If we had 16 light bars which digital numbers could we make? How will you know you've found them all?

48 is called an abundant number because it is less than the sum of its factors (without itself). Can you find some more abundant numbers?

Here are many ideas for you to investigate - all linked with the number 2000.

Investigate the area of 'slices' cut off this cube of cheese. What would happen if you had different-sized block of cheese to start with?

Investigate the different shaped bracelets you could make from 18 different spherical beads. How do they compare if you use 24 beads?

In a Magic Square all the rows, columns and diagonals add to the 'Magic Constant'. How would you change the magic constant of this square?

When newspaper pages get separated at home we have to try to sort them out and get things in the correct order. How many ways can we arrange these pages so that the numbering may be different?

How could you put eight beanbags in the hoops so that there are four in the blue hoop, five in the red and six in the yellow? Can you find all the ways of doing this?

What happens if you join every second point on this circle? How about every third point? Try with different steps and see if you can predict what will happen.

Investigate the different ways you could split up these rooms so that you have double the number.

Can you find out how the 6-triangle shape is transformed in these tessellations? Will the tessellations go on for ever? Why or why not?

Bernard Bagnall looks at what 'problem solving' might really mean in the context of primary classrooms.

Investigate what happens when you add house numbers along a street in different ways.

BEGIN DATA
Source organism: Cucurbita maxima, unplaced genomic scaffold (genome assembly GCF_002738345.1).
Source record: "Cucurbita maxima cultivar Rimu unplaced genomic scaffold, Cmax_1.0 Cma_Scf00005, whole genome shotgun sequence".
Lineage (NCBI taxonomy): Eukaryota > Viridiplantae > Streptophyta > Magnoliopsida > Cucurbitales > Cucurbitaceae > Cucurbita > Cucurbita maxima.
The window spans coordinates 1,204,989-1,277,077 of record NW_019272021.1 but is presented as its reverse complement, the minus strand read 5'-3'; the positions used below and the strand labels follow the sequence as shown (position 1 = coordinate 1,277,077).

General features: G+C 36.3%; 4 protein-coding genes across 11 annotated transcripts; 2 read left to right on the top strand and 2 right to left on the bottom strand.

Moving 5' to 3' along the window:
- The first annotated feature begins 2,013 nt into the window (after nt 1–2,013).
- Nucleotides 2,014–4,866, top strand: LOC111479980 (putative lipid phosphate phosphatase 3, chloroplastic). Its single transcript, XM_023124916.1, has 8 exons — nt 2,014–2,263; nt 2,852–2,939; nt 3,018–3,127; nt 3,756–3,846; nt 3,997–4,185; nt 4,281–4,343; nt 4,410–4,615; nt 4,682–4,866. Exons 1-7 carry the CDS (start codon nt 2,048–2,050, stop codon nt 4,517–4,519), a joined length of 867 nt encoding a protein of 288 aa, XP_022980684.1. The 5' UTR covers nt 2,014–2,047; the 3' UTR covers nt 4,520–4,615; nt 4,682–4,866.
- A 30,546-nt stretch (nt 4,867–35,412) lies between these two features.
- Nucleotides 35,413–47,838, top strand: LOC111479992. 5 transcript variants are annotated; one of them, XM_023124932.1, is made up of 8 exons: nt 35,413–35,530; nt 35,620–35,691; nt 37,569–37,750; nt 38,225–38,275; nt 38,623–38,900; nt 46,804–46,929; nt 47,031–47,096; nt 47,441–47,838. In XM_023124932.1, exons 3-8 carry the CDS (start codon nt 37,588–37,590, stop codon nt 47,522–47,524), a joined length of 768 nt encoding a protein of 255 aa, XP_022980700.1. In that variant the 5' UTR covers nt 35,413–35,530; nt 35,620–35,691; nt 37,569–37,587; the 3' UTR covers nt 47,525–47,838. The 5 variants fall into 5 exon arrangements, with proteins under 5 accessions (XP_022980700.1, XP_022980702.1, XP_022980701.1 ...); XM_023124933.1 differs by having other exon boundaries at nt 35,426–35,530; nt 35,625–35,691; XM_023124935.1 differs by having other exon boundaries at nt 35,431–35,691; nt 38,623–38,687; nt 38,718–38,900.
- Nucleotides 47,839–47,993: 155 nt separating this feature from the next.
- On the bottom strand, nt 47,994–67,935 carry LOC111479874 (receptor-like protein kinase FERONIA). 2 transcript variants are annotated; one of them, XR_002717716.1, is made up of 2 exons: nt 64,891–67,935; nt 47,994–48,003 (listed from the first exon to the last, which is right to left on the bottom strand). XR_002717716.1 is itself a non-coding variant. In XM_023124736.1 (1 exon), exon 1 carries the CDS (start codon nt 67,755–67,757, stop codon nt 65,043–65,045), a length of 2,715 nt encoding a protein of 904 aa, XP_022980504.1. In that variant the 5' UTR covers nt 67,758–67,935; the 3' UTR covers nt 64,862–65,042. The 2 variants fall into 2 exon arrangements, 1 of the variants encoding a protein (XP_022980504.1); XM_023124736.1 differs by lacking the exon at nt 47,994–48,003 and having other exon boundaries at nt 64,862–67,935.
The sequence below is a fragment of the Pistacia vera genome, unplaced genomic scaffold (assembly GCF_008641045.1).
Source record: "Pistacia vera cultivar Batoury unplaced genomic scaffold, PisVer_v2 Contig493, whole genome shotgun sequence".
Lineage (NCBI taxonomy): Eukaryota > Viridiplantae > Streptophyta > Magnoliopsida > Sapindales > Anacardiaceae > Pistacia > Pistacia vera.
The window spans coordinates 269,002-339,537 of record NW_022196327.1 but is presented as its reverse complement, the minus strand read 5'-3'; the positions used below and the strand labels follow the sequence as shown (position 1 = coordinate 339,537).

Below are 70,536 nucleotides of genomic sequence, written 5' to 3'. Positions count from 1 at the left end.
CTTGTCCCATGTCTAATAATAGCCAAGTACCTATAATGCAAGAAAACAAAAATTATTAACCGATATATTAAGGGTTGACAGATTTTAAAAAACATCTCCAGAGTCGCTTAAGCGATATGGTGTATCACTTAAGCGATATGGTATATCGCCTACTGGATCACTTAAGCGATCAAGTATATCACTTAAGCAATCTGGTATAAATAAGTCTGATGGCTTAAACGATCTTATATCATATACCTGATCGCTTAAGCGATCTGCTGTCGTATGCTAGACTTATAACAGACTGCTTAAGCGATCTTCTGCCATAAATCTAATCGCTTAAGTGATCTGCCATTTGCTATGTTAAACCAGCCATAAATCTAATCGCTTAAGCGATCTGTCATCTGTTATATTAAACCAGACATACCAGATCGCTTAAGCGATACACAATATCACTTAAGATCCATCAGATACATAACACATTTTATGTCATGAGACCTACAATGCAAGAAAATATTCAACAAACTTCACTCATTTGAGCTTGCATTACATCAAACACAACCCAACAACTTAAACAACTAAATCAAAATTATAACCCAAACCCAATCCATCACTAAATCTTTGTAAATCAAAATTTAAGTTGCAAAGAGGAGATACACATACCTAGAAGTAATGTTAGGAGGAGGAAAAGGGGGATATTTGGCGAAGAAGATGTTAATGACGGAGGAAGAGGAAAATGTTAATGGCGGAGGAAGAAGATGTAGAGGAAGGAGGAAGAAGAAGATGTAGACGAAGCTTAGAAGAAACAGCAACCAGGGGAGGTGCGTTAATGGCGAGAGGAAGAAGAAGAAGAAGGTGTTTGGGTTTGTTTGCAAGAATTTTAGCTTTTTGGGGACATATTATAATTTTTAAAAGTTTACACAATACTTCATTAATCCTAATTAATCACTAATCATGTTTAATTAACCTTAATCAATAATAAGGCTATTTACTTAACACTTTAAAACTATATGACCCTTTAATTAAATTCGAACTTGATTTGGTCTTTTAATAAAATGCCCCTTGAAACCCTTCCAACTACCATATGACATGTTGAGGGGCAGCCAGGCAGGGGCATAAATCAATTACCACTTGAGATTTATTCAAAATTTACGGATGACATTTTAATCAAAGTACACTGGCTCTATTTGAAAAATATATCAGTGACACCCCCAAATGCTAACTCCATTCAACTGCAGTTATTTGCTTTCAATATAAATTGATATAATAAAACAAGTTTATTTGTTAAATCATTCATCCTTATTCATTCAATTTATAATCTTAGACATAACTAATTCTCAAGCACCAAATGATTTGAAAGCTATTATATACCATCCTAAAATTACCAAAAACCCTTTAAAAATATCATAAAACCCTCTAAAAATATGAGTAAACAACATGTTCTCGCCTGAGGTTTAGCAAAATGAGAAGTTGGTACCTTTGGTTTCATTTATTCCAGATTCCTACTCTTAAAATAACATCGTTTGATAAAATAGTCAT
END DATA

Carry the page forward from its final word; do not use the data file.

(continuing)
This tricky challenge asks you to find ways of going across rectangles, going through exactly ten squares.

Why does the tower look a different size in each of these pictures?

The challenge here is to find as many routes as you can for a fence to go so that this town is divided up into two halves, each with 8 blocks.

Suppose there is a train with 24 carriages which are going to be put together to make up some new trains. Can you find all the ways that this can be done?

Take a look at these data collected by children in 1986 as part of the Domesday Project. What do they tell you? What do you think about the way they are presented?

In how many ways can you stack these rods, following the rules?

How will you decide which way of flipping over and/or turning the grid will give you the highest total?

We can arrange dots in a similar way to the 5 on a dice and they usually sit quite well into a rectangular shape. How many altogether in this 3 by 5? What happens for other sizes?

This challenge encourages you to explore dividing a three-digit number by a single-digit number.

This challenge asks you to investigate the total number of cards that would be sent if four children send one to all three others. How many would be sent if there were five children? Six?

Three children are going to buy some plants for their birthdays. They will plant them within circular paths. How could they do this?

If you have three circular objects, you could arrange them so that they are separate, touching, overlapping or inside each other. Can you investigate all the different possibilities?